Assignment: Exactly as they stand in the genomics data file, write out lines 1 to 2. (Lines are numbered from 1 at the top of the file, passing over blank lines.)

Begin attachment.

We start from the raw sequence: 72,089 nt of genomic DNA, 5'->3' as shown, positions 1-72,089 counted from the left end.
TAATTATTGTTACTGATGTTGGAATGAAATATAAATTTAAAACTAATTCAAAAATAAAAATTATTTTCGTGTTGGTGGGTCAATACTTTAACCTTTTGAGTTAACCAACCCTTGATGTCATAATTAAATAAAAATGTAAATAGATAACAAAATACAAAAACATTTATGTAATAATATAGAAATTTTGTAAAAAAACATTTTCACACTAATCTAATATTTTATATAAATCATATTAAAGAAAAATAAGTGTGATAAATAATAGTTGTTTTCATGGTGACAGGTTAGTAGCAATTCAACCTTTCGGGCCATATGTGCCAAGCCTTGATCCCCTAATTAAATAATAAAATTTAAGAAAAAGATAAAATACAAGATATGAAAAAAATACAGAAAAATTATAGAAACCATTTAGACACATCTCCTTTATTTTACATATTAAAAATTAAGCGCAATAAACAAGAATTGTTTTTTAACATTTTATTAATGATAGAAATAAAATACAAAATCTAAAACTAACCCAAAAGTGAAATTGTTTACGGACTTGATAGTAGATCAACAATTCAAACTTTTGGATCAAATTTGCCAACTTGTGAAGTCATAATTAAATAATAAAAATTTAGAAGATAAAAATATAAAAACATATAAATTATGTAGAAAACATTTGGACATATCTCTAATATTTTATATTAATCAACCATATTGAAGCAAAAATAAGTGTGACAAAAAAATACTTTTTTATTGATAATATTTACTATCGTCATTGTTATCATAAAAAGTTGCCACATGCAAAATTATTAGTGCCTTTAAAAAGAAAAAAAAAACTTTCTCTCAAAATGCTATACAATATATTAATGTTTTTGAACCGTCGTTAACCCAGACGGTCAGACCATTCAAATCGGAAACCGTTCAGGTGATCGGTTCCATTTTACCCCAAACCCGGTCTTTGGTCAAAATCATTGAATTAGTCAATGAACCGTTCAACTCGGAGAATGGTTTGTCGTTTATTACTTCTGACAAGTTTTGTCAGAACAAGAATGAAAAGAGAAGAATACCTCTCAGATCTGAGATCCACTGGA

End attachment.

We start from the raw sequence: 72,089 nt of genomic DNA, 5'->3' as shown, positions 1-72,089 counted from the left end.
TAATTATTGTTACTGATGTTGGAATGAAATATAAATTTAAAACTAATTCAAAAATAAAAATTATTTTCGTGTTGGTGGGTCAATACTTTAACCTTTTGAGTTAACCAACCCTTGATGTCATAATTAAATAAAAATGTAAATAGATAACAAAATACAAAAACATTTATGTAATAATATAGAAATTTTGTAAAAAAACATTTTCACACTAATCTAATATTTTATATAAATCATATTAAAGAAAAATAAGTGTGATAAATAATAGTTGTTTTCATGGTGACAGGTTAGTAGCAATTCAACCTTTCGGGCCATATGTGCCAAGCCTTGATCCCCTAATTAAATAATAAAATTTAAGAAAAAGATAAAATACAAGATATGAAAAAAATACAGAAAAATTATAGAAACCATTTAGACACATCTCCTTTATTTTACATATTAAAAATTAAGCGCAATAAACAAGAATTGTTTTTTAACATTTTATTAATGATAGAAATAAAATACAAAATCTAAAACTAACCCAAAAGTGAAATTGTTTACGGACTTGATAGTAGATCAACAATTCAAACTTTTGGATCAAATTTGCCAACTTGTGAAGTCATAATTAAATAATAAAAATTTAGAAGATAAAAATATAAAAACATATAAATTATGTAGAAAACATTTGGACATATCTCTAATATTTTATATTAATCAACCATATTGAAGCAAAAATAAGTGTGACAAAAAAATACTTTTTTATTGATAATATTTACTATCGTCATTGTTATCATAAAAAGTTGCCACATGCAAAATTATTAGTGCCTTTAAAAAGAAAAAAAAAACTTTCTCTCAAAATGCTATACAATATATTAATGTTTTTGAACCGTCGTTAACCCAGACGGTCAGACCATTCAAATCGGAAACCGTTCAGGTGATCGGTTCCATTTTACCCCAAACCCGGTCTTTGGTCAAAATCATTGAATTAGTCAATGAACCGTTCAACTCGGAGAATGGTTTGTCGTTTATTACTTCTGACAAGTTTTGTCAGAACAAGAATGAAAAGAGAAGAATACCTCTCAGATCTGAGATCCACTGGA